President Obama further described his recent stance on marijuana legalization in an interview with CNN on Friday. The president did not outline exact plans, but aimed his criticism at harsh, criminal sentencing and alluded to softer legal ramifications for individual users as a potential step forward.
"My concern is when you have very heavy criminal penalties for individual users that have been applied unevenly, in some cases with racial disparity, I think that is a problem. Over the long term, I think if we can deal with some of the criminal-penalty issues then we can really tackle what is a problem not just for marijuana, but also alcohol, also cigarettes, also harder drugs, and that is try to make sure that our kids don’t get into these habits in the first place."
The President did not specify if he was referring to federal or state penalties for marijuana, but did say “the incarceration model [the federal government has] taken particularly around marijuana does not seem to produce the kind of results we’ve set.”
That stance echoes the Obama administration’s move to reform the federal government’s legal stance on nonviolent drug offenses last year. Those plans include changes to mandatory minimum sentences. Forty-seven percent of current federal inmates are incarcerated for drug offenses.
Obama could set his sights on changing marijuana’s federal scheduling, but claimed that was the job of Congress and not his. Marijuana is currently a schedule I narcotic, meaning it has no currently accepted medical use in the U.S. and a high potential for abuse. Heroin, LSD, and MDMA are all schedule I controlled substances.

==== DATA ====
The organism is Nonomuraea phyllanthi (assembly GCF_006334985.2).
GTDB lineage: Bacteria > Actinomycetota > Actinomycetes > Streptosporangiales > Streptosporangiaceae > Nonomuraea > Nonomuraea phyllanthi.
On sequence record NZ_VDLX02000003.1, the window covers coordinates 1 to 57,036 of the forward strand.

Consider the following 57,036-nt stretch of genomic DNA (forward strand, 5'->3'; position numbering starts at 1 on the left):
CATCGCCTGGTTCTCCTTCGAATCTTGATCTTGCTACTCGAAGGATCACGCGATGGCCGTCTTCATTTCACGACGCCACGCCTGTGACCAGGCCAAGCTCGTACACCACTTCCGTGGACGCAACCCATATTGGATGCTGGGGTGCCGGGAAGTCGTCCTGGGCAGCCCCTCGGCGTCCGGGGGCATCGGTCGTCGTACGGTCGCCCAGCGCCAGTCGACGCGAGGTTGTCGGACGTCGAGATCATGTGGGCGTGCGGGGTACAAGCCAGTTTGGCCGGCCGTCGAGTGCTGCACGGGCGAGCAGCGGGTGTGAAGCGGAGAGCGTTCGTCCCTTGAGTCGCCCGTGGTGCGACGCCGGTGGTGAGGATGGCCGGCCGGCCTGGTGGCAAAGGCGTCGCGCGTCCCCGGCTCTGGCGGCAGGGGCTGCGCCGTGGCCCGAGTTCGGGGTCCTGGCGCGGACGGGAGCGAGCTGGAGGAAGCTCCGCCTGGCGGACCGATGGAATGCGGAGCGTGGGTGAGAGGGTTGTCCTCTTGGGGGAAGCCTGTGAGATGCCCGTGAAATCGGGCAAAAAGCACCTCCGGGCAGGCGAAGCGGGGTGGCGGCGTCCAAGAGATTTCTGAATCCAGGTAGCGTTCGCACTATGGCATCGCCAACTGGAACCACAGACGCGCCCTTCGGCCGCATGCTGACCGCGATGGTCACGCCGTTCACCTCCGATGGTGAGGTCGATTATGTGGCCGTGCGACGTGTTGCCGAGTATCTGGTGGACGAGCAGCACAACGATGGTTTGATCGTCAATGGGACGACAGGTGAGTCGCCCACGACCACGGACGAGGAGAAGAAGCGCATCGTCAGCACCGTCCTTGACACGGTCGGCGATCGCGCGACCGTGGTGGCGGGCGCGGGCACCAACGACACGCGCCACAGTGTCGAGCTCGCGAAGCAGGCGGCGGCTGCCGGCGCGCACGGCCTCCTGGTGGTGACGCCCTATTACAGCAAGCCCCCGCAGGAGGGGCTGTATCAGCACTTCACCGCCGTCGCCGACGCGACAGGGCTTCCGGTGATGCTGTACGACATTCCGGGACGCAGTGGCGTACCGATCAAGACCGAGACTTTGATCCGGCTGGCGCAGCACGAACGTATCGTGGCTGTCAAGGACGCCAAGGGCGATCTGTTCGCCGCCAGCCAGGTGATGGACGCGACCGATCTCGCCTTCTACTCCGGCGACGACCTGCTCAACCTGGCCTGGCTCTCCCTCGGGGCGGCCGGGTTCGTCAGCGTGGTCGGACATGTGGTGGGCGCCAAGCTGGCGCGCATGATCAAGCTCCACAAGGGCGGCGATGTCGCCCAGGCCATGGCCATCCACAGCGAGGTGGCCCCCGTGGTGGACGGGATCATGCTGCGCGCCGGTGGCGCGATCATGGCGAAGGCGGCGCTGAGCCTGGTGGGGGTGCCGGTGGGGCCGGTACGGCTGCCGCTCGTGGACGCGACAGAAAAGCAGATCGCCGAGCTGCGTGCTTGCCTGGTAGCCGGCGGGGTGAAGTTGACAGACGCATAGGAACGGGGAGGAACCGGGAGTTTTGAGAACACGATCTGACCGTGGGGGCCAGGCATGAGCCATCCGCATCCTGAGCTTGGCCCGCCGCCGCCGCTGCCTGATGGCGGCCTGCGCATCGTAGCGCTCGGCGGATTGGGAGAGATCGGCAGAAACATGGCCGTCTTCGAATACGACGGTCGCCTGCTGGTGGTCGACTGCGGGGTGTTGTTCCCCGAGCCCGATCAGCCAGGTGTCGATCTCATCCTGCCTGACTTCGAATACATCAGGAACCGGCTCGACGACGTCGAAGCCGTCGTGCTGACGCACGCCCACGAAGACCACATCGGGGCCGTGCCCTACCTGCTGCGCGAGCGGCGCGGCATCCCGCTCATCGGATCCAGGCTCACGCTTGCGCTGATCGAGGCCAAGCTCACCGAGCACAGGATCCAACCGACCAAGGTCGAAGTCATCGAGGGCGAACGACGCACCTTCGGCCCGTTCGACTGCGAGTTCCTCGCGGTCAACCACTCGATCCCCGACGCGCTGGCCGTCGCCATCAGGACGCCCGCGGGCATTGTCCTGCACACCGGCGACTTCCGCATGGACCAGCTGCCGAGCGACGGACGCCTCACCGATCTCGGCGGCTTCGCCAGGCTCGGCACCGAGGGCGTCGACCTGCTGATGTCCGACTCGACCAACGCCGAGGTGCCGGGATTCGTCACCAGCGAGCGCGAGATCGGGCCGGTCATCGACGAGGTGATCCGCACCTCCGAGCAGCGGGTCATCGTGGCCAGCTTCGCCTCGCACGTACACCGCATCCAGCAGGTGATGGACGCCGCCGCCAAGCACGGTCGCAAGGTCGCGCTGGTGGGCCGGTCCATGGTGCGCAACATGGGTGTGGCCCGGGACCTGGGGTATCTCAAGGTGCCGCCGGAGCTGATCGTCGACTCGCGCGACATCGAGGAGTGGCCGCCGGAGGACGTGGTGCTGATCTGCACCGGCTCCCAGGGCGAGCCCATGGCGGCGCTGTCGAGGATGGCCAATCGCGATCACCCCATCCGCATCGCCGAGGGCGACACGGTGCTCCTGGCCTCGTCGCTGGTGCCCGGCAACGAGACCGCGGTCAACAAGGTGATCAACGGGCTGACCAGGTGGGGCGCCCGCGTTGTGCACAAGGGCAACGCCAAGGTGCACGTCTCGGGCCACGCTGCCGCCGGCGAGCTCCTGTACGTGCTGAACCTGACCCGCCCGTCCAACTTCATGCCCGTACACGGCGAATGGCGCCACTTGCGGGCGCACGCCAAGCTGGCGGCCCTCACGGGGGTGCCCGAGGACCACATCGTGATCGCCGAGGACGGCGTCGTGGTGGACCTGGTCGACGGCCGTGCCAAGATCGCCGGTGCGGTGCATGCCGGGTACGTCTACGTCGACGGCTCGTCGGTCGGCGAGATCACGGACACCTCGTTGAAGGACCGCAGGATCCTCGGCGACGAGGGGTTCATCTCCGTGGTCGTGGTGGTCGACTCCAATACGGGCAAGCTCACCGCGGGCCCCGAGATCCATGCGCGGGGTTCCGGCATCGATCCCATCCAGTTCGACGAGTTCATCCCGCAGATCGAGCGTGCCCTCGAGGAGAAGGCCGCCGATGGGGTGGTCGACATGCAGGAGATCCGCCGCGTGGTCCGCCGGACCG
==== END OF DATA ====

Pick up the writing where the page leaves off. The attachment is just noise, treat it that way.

Obama’s recent about-face on marijuana is seen as a major ideological victory for the pro-marijuana camp. Obama candidly said he doesn’t think marijuana is “more dangerous than alcohol” in an interview with The New Yorker magazine on Monday. While he may be softening his line on pot, Obama offered CNN a cautionary disclaimer to the pro-legalization camp:
“Those who think legalization is a panacea, I think they have to ask themselves some tough questions, too, if we start having a situation where big corporations with a lot of resources and distribution and marketing arms are suddenly going out there peddling marijuana, then the levels of abuse are going to be higher.”
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